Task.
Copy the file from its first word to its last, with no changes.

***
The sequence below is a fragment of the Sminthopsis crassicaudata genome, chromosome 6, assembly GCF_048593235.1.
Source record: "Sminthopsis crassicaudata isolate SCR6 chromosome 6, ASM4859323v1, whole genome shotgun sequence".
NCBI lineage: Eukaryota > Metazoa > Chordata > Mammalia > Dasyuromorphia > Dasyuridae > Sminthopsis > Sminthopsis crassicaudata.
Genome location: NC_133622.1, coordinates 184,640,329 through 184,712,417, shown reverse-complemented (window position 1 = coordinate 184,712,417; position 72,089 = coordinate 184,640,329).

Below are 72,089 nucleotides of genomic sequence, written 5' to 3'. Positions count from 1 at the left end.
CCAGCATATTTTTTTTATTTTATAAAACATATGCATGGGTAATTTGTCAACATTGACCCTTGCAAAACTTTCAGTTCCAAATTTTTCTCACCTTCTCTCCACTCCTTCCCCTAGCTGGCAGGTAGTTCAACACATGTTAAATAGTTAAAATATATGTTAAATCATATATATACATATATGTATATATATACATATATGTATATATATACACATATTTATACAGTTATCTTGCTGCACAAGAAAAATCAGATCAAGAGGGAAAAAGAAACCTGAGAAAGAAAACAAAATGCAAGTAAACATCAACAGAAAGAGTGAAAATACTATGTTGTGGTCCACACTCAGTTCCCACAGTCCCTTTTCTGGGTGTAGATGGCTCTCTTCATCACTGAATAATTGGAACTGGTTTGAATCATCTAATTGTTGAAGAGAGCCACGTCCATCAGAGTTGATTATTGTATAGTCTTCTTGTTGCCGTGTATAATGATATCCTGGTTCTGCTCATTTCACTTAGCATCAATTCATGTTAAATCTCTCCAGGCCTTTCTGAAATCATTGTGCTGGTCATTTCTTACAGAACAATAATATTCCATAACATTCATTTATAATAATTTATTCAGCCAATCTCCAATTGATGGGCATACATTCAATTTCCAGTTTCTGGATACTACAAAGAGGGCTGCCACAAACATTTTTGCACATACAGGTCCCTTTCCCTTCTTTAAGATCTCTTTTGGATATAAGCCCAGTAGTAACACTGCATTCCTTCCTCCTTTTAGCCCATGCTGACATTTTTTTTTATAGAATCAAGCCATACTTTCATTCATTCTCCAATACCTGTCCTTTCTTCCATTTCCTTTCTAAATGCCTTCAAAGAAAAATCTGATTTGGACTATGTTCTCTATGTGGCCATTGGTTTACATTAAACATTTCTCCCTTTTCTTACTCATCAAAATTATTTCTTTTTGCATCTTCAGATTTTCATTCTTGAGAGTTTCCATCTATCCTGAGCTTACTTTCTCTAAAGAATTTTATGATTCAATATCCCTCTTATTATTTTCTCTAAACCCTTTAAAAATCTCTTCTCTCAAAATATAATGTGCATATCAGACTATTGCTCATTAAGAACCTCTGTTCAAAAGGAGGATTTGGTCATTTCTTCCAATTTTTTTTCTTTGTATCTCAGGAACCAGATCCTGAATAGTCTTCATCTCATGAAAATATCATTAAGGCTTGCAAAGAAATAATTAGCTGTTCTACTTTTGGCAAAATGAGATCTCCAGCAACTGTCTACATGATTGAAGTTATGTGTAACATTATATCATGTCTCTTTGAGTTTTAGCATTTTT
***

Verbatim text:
The sequence below is a fragment of the Sminthopsis crassicaudata genome, chromosome 6, assembly GCF_048593235.1.
Source record: "Sminthopsis crassicaudata isolate SCR6 chromosome 6, ASM4859323v1, whole genome shotgun sequence".
NCBI lineage: Eukaryota > Metazoa > Chordata > Mammalia > Dasyuromorphia > Dasyuridae > Sminthopsis > Sminthopsis crassicaudata.
Genome location: NC_133622.1, coordinates 184,640,329 through 184,712,417, shown reverse-complemented (window position 1 = coordinate 184,712,417; position 72,089 = coordinate 184,640,329).

Below are 72,089 nucleotides of genomic sequence, written 5' to 3'. Positions count from 1 at the left end.
CCAGCATATTTTTTTTATTTTATAAAACATATGCATGGGTAATTTGTCAACATTGACCCTTGCAAAACTTTCAGTTCCAAATTTTTCTCACCTTCTCTCCACTCCTTCCCCTAGCTGGCAGGTAGTTCAACACATGTTAAATAGTTAAAATATATGTTAAATCATATATATACATATATGTATATATATACATATATGTATATATATACACATATTTATACAGTTATCTTGCTGCACAAGAAAAATCAGATCAAGAGGGAAAAAGAAACCTGAGAAAGAAAACAAAATGCAAGTAAACATCAACAGAAAGAGTGAAAATACTATGTTGTGGTCCACACTCAGTTCCCACAGTCCCTTTTCTGGGTGTAGATGGCTCTCTTCATCACTGAATAATTGGAACTGGTTTGAATCATCTAATTGTTGAAGAGAGCCACGTCCATCAGAGTTGATTATTGTATAGTCTTCTTGTTGCCGTGTATAATGATATCCTGGTTCTGCTCATTTCACTTAGCATCAATTCATGTTAAATCTCTCCAGGCCTTTCTGAAATCATTGTGCTGGTCATTTCTTACAGAACAATAATATTCCATAACATTCATTTATAATAATTTATTCAGCCAATCTCCAATTGATGGGCATACATTCAATTTCCAGTTTCTGGATACTACAAAGAGGGCTGCCACAAACATTTTTGCACATACAGGTCCCTTTCCCTTCTTTAAGATCTCTTTTGGATATAAGCCCAGTAGTAACACTGCATTCCTTCCTCCTTTTAGCCCATGCTGACATTTTTTTTTATAGAATCAAGCCATACTTTCATTCATTCTCCAATACCTGTCCTTTCTTCCATTTCCTTTCTAAATGCCTTCAAAGAAAAATCTGATTTGGACTATGTTCTCTATGTGGCCATTGGTTTACATTAAACATTTCTCCCTTTTCTTACTCATCAAAATTATTTCTTTTTGCATCTTCAGATTTTCATTCTTGAGAGTTTCCATCTATCCTGAGCTTACTTTCTCTAAAGAATTTTATGATTCAATATCCCTCTTATTATTTTCTCTAAACCCTTTAAAAATCTCTTCTCTCAAAATATAATGTGCATATCAGACTATTGCTCATTAAGAACCTCTGTTCAAAAGGAGGATTTGGTCATTTCTTCCAATTTTTTTTCTTTGTATCTCAGGAACCAGATCCTGAATAGTCTTCATCTCATGAAAATATCATTAAGGCTTGCAAAGAAATAATTAGCTGTTCTACTTTTGGCAAAATGAGATCTCCAGCAACTGTCTACATGATTGAAGTTATGTGTAACATTATATCATGTCTCTTTGAGTTTTAGCATTTTT